David Lerner Associates: Gambling with your Retirement
Investing (when done right) is a good thing. Gambling, generally speaking, is a bad thing, unless it’s done for entertainment purposes with money that you don’t mind losing.
Let’s look at the dictionary definition of these words:
Gamble: "To stake or risk money or anything of value on the outcome of something involving chance."
Invest: "To put money to use by purchase or expenditure in something offering profitable returns."
Some investments may well qualify as a gamble based on that definition, and it’s never a wise choice to gamble with your retirement fund. Most people in retirement are dependent on the success of their investments. According to the FDIC, current average savings account rates are a measly 0.06%, and many banks have rates as low as 0.01%. So, it’s not surprising that people are tempted to try riskier investments to earn a decent rate of return.
Some element of investment risk is necessary to earn the growth necessary to stay ahead of inflation, but don’t make investments without being fully cognizant of their downsides. Risk management is critical in retirement because drawing money out of your accounts to live on can amplify the impact of downturns, and your near-term spending needs mean that you don’t have as much time to recover from losses as when you were still working.
While a happy retirement is not defined solely by finances, money has a big influence on your state of mind and stress levels. For one thing, it dictates your level of comfort and the number of options you have.
Try the Sensible Middle Ground of Investing
When faced with too-good-to-be-true odds and returns, it may be easy to go “all-in” on an investment. But the truth of the matter is that the old adage, “If it looks like it’s too good to be true, then it is,” really applies here. How many times have we seen the catastrophic results of a reckless gambling mentality in investments?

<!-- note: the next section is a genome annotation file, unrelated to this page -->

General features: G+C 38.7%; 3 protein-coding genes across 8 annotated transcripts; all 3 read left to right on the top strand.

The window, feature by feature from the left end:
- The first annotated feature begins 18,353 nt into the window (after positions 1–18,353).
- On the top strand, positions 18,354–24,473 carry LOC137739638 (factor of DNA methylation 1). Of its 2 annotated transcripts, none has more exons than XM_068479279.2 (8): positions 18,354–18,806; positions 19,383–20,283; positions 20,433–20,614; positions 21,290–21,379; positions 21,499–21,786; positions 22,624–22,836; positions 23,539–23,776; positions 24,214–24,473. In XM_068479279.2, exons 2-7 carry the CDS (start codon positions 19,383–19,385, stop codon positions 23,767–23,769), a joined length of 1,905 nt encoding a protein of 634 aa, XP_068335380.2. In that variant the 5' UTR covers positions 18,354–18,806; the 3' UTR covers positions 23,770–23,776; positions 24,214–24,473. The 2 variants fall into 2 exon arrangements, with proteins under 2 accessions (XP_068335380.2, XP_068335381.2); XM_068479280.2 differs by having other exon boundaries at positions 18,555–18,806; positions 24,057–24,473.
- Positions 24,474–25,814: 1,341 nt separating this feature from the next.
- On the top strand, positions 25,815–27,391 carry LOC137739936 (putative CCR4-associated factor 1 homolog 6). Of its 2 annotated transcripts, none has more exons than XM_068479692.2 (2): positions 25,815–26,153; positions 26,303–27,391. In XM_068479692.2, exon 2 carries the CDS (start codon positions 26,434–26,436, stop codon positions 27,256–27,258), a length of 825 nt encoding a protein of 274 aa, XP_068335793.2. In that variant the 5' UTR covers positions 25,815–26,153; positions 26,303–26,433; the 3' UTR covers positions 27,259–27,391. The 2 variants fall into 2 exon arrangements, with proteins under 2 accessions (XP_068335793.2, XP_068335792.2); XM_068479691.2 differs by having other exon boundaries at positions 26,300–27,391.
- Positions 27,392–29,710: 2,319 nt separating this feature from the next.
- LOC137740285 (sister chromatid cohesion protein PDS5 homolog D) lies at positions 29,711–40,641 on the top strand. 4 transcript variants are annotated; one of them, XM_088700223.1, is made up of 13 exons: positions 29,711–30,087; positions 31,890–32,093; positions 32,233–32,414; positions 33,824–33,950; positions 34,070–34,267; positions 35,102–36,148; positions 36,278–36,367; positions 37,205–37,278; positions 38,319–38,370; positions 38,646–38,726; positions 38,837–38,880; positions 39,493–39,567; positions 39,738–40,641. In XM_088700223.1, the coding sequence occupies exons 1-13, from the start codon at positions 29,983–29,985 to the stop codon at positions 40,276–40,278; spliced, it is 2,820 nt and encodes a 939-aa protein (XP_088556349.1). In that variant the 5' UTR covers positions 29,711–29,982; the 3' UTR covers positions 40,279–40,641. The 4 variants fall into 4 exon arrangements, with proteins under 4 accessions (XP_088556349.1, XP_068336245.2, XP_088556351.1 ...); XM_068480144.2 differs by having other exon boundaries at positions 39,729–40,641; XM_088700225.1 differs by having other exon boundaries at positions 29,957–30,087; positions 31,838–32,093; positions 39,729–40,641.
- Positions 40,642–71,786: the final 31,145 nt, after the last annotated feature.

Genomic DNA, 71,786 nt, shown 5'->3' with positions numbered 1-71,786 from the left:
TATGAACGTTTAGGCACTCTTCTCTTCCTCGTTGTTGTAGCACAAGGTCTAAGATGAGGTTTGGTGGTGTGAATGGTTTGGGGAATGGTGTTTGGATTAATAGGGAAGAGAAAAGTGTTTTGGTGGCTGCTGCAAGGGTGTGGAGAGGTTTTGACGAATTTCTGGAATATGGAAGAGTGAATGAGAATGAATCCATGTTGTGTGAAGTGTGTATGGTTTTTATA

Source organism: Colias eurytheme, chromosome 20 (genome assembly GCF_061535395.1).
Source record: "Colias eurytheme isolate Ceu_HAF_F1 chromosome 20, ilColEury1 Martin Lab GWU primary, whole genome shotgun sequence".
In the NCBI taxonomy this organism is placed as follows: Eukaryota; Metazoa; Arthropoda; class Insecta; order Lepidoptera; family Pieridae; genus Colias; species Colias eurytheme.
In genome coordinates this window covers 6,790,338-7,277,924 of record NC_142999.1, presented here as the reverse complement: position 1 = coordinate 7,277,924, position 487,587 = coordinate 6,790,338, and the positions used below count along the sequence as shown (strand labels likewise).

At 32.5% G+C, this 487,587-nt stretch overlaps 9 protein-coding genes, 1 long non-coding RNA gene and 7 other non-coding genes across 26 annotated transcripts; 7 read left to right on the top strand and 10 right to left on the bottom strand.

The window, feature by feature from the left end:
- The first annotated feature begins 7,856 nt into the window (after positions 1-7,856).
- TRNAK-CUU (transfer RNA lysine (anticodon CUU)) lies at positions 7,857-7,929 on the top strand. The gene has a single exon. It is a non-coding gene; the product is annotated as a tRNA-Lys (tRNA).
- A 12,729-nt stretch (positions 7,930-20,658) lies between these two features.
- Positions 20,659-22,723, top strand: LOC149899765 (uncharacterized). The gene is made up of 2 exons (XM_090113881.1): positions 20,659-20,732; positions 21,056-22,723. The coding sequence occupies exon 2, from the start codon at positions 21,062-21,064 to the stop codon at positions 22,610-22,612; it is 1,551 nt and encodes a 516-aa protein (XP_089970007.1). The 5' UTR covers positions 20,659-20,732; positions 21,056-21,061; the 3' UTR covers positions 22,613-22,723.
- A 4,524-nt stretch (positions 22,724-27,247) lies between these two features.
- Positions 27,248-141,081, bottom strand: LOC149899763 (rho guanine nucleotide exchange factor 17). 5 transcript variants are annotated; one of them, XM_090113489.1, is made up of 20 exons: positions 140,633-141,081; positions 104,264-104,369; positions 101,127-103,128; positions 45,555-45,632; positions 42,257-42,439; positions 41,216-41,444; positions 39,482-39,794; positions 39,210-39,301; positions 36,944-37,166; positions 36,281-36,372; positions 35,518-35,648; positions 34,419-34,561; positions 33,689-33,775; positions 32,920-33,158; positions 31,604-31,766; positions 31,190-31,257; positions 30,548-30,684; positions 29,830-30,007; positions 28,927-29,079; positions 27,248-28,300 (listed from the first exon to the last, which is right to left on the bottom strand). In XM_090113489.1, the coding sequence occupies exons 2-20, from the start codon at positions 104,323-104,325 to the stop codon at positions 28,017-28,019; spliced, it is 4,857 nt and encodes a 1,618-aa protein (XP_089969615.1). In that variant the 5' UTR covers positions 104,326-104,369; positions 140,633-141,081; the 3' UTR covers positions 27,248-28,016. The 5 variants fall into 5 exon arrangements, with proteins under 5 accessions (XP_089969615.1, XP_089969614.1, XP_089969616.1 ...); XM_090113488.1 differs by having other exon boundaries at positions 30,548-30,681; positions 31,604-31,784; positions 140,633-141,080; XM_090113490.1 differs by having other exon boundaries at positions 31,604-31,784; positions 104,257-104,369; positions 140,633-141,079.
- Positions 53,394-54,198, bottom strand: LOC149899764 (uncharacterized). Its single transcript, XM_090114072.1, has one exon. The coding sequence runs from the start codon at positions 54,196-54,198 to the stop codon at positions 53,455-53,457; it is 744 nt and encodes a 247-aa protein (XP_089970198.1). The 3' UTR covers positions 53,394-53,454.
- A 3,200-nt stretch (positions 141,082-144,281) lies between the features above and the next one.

Gamblers are risk-takers by nature. They seek out the high risk/high reward situation. Investors should be diametrically opposed to this philosophy, making educated decisions and saving for long term goals such as retirement.
Material contained in this article is provided for information purposes only and is not intended to be used in connection with the evaluation of any investments offered by David Lerner Associates, Inc. This material does not constitute an offer or recommendation to buy or sell securities and should not be considered in connection with the purchase or sale of securities.
To the extent that this material concerns tax matters, it is not intended or written to be used, and cannot be used, by a taxpayer for the purpose of avoiding penalties that may be imposed by law.
Each taxpayer should seek independent advice from a tax professional based on his or her individual circumstances.
These materials are provided for general information and educational purposes based upon publicly available information from sources believed to be reliable-- we cannot assure the accuracy or completeness of these materials. The information in these materials may change at any time and without notice.
David Lerner Associates does not provide tax or legal advice. The information presented here is not specific to any individual's personal circumstances.
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Founded in 1976, David Lerner Associates is a privately-held broker/dealer with headquarters in Syosset, New York and branch offices in Westport, CT; Boca Raton, FL; Teaneck and Princeton, NJ; and White Plains, NY. For more information contact David Lerner Associates Call 516-921-4200 Visit our website: www.davidlerner.com